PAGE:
Charter school compacts proposed

The Education Committee heard testimony March 14 on a bill that would allow nonprofit organizations to operate independent public schools — also known as charter schools — in areas with underperforming schools.

<a href='http://news.legislature.ne.gov/dist40' target='_blank' title='Link to the website of Sen. Tyson Larson'>Sen. Tyson Larson</a>
Sen. Tyson Larson

LB630, introduced by Sen. Tyson Larson of O’Neill, would create an eight-member commission to grant and oversee charter school compacts. The bill also would authorize school districts to grant and administer compacts for those schools to operate within their boundaries.

The commission could grant compacts for charter schools to operate within a school district that has at least one school performing at the lowest level established by the State Board of Education.

Larson said some schools in the Omaha Public Schools district that serve predominantly minority students have unacceptable achievement gaps. Allowing charter schools in Nebraska would give those students a chance at a better education, he said.

“We are failing kids and doing so [based] on their skin color and economic status and also doing so in the face of solutions that have been proven effective,” he said. “It is time to stop putting kids last in Nebraska when it comes to this issue.”

The schools, which would be open to all students through a lottery system, would be independent of any school board and managed by a board of trustees.

Each charter school would receive state aid equal to the number of enrolled students multiplied by the statewide average basic funding per formula student. The Legislative Fiscal Office estimates that if 1 percent of public school students attended a charter school this year, approximately $28.6 million in state aid would go to these independent schools.

Jason Epting, principal at Harlem Village Academies, a New York charter school, testified in support of the bill. A Nebraska native, Epting said charter schools’ longer school days, tracking of student performance, teacher development, deep parent involvement and ability to choose their own curriculum set them apart from traditional schools.

Epting said it is difficult to fix failing public schools from within and that the charter school model has proven effective at helping students with the highest needs.

“Although we have a great public school system here, we should give the same excellent school system to every single kid in every single district,” he said.
Clarice Jackson of Omaha also testified in support of the bill, saying that it is the Legislature’s responsibility to ensure that all students, including African-American students in north Omaha, have a high-quality education.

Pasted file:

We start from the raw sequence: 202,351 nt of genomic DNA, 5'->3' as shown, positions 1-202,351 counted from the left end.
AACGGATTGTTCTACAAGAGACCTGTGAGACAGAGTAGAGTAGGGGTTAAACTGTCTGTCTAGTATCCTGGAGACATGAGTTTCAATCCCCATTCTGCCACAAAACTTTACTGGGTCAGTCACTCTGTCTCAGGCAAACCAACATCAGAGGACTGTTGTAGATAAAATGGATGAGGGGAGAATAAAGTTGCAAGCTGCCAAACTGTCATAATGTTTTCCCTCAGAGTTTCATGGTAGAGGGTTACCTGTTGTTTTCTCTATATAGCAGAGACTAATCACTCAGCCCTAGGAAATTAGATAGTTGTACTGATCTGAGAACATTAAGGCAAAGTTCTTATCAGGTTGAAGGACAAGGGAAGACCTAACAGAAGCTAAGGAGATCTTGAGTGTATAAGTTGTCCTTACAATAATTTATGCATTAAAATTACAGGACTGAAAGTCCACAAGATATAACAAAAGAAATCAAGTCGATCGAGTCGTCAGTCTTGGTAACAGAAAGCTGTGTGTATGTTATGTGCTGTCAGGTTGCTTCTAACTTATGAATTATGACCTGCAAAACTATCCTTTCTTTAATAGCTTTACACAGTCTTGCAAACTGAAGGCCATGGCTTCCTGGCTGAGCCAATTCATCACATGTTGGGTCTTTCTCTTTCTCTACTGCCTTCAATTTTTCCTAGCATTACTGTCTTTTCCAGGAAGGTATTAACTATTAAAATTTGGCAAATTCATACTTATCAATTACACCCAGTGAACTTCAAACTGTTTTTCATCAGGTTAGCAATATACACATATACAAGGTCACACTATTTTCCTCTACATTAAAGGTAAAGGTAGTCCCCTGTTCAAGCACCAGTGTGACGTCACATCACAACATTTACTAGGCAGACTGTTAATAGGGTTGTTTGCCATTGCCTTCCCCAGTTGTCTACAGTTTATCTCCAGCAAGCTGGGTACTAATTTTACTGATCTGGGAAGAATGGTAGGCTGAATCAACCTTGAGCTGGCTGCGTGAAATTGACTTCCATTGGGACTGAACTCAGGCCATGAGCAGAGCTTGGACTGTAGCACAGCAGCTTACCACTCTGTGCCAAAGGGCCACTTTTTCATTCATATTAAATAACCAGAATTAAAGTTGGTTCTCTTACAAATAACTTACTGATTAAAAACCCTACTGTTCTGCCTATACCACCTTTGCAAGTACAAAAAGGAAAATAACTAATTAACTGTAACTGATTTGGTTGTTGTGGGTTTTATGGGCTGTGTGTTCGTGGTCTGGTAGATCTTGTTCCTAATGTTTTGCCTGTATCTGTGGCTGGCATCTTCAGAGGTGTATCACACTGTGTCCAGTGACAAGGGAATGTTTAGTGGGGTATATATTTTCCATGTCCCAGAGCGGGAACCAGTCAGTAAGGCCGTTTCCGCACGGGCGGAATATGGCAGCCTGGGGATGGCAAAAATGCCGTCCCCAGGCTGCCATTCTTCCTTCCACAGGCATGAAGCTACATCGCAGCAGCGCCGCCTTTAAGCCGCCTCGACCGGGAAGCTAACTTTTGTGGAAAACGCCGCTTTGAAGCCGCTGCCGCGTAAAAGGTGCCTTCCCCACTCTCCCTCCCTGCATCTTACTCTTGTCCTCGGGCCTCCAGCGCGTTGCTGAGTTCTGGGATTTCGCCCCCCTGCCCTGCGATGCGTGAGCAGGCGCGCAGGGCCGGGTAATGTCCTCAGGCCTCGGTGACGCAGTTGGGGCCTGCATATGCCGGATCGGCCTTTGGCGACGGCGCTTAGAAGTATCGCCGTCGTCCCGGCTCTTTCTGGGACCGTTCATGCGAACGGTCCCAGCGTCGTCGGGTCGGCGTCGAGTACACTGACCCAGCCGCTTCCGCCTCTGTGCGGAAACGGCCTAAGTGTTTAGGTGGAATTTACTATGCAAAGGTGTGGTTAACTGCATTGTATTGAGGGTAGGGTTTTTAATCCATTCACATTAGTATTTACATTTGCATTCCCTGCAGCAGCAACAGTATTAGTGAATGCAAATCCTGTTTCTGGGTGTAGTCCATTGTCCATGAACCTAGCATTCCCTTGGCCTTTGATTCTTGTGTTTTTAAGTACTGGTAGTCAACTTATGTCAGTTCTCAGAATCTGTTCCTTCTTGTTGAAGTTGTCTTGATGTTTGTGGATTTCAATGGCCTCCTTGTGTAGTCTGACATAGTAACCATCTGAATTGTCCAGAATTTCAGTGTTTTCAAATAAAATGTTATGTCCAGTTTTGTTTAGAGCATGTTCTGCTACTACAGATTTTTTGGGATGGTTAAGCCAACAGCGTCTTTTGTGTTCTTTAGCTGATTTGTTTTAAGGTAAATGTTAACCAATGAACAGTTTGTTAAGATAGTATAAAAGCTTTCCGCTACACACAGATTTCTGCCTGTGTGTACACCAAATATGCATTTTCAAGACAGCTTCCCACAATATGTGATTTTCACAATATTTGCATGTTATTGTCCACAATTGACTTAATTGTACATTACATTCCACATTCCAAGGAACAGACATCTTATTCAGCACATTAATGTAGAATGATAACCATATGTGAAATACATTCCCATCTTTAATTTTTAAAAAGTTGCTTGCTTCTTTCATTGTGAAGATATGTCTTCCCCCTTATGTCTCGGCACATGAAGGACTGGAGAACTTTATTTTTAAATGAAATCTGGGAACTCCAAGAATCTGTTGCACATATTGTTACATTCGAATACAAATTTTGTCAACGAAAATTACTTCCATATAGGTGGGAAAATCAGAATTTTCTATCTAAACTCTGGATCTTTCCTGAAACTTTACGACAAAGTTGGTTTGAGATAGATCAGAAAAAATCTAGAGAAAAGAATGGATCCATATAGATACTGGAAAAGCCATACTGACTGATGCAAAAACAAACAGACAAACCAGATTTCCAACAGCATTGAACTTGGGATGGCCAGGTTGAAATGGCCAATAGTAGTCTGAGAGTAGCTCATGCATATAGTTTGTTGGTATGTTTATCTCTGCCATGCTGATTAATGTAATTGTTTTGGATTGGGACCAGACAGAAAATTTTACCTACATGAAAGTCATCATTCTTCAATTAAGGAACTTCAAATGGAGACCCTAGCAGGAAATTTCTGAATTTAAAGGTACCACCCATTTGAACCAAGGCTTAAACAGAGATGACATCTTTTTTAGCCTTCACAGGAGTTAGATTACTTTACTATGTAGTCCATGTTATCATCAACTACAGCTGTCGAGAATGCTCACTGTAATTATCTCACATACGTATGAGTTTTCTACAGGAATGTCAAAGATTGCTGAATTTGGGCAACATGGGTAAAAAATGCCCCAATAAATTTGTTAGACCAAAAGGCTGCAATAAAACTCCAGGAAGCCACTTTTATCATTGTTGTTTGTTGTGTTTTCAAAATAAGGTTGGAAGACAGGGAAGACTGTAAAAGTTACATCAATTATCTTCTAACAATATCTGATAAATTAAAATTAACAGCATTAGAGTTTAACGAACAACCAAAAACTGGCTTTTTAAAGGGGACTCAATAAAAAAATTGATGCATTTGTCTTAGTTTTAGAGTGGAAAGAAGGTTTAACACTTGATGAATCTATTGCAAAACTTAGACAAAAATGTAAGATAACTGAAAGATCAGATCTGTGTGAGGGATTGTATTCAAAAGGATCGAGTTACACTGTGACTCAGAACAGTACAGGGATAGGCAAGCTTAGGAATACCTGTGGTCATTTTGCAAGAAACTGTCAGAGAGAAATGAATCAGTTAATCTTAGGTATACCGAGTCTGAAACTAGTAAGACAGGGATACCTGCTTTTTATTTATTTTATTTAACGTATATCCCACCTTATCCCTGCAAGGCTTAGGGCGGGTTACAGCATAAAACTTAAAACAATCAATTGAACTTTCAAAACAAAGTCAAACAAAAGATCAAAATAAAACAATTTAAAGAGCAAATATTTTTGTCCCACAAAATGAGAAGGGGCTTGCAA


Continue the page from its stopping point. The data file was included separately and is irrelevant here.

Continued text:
Jackson said her daughter attended a traditional public school from pre-kindergarten to fourth grade without learning how to read. It was only when Jackson took her daughter out of a traditional setting that she was able to reach a third-grade reading level within a year, she said.

“How long do we wait for you all to figure it out and get it together?” Jackson said. “By the time you figure it out, another generation will be failed.”

Margaret Raymond, director of the Center for Research on Education Outcomes at Stanford University, also testified in support of the bill. Raymond said charter schools work particularly well for minority students and students in poverty in urban areas. Charter schools have the flexibility to change their teaching styles depending on what their students need, she said, making them a better alternative than investing more money in a failing traditional public school.

“It’s actually easier to create a good school from scratch than it is to take a failing school and turn it around,” she said.

Testifying in opposition to the bill was Yolanda Williams, an OPS board member. She said charter schools are not needed because OPS already is working to provide school choice through magnet schools, blended learning environments, dual enrollment and other programs.

“We’re really trying to make sure that our students and our families and our community are getting what they need,” she said. “Do we have room for improvement? Yes, we do — but we are addressing those needs every day.”

Bryan Corkle, a science teacher at O’Neill Public Schools, also testified in opposition to the bill. Corkle said charter schools skim away those students with the greatest potential and leave the majority of students behind in traditional public schools. At the same time, he said, they divert school funding away from traditional public schools that have diverse needs and stretched resources.

“LB630 ultimately jeopardizes the great promise of a quality education to all of our citizens by creating a new model for segregation of our students and sapping resources from the institutions that serve those in the greatest need,” Corkle said.

Jeannette Eileen Jones-Bazansky, president of the Lincoln branch of the NAACP, also spoke against the bill. Last year the association called for a moratorium on charter school expansion until those schools are subject to the same accountability and transparency standards as public schools, she said. Jones-Bazansky said any expansion of charter schools should not be funded at the expense of traditional public schools, where most minority students would remain.

“If we open a charter school in Omaha … who is going to go?” she said. “And then what’s going to happen to those who can’t go?”

The committee took no immediate action on the bill.

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